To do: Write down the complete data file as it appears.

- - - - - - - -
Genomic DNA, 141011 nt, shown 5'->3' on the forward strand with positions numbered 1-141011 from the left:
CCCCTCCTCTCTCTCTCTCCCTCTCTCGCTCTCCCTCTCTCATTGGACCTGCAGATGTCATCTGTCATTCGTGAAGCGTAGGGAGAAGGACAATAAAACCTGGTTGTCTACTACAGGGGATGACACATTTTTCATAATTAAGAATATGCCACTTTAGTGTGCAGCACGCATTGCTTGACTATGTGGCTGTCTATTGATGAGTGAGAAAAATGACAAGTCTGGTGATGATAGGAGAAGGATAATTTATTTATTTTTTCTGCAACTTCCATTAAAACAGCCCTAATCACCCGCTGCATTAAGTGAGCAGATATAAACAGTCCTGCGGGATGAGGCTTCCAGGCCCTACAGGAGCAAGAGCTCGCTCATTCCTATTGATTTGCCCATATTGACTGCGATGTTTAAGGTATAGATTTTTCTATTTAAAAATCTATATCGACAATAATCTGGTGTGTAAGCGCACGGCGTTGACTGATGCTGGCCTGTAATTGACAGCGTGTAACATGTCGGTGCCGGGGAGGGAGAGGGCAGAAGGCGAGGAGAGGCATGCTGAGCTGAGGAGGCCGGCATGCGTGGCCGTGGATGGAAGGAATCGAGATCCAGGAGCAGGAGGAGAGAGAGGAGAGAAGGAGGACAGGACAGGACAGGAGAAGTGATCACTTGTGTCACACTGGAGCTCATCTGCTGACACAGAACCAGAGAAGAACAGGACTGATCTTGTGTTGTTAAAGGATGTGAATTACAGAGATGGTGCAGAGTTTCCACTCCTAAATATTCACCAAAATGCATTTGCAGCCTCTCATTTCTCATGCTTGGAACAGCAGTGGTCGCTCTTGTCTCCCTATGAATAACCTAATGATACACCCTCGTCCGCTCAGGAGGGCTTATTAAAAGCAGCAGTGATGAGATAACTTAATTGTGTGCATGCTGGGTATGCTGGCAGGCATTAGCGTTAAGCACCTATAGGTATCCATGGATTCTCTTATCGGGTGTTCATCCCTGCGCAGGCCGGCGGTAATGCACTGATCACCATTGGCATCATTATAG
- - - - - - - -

Genomic DNA, 141011 nt, shown 5'->3' on the forward strand with positions numbered 1-141011 from the left:
CCCCTCCTCTCTCTCTCTCCCTCTCTCGCTCTCCCTCTCTCATTGGACCTGCAGATGTCATCTGTCATTCGTGAAGCGTAGGGAGAAGGACAATAAAACCTGGTTGTCTACTACAGGGGATGACACATTTTTCATAATTAAGAATATGCCACTTTAGTGTGCAGCACGCATTGCTTGACTATGTGGCTGTCTATTGATGAGTGAGAAAAATGACAAGTCTGGTGATGATAGGAGAAGGATAATTTATTTATTTTTTCTGCAACTTCCATTAAAACAGCCCTAATCACCCGCTGCATTAAGTGAGCAGATATAAACAGTCCTGCGGGATGAGGCTTCCAGGCCCTACAGGAGCAAGAGCTCGCTCATTCCTATTGATTTGCCCATATTGACTGCGATGTTTAAGGTATAGATTTTTCTATTTAAAAATCTATATCGACAATAATCTGGTGTGTAAGCGCACGGCGTTGACTGATGCTGGCCTGTAATTGACAGCGTGTAACATGTCGGTGCCGGGGAGGGAGAGGGCAGAAGGCGAGGAGAGGCATGCTGAGCTGAGGAGGCCGGCATGCGTGGCCGTGGATGGAAGGAATCGAGATCCAGGAGCAGGAGGAGAGAGAGGAGAGAAGGAGGACAGGACAGGACAGGAGAAGTGATCACTTGTGTCACACTGGAGCTCATCTGCTGACACAGAACCAGAGAAGAACAGGACTGATCTTGTGTTGTTAAAGGATGTGAATTACAGAGATGGTGCAGAGTTTCCACTCCTAAATATTCACCAAAATGCATTTGCAGCCTCTCATTTCTCATGCTTGGAACAGCAGTGGTCGCTCTTGTCTCCCTATGAATAACCTAATGATACACCCTCGTCCGCTCAGGAGGGCTTATTAAAAGCAGCAGTGATGAGATAACTTAATTGTGTGCATGCTGGGTATGCTGGCAGGCATTAGCGTTAAGCACCTATAGGTATCCATGGATTCTCTTATCGGGTGTTCATCCCTGCGCAGGCCGGCGGTAATGCACTGATCACCATTGGCATCATTATAG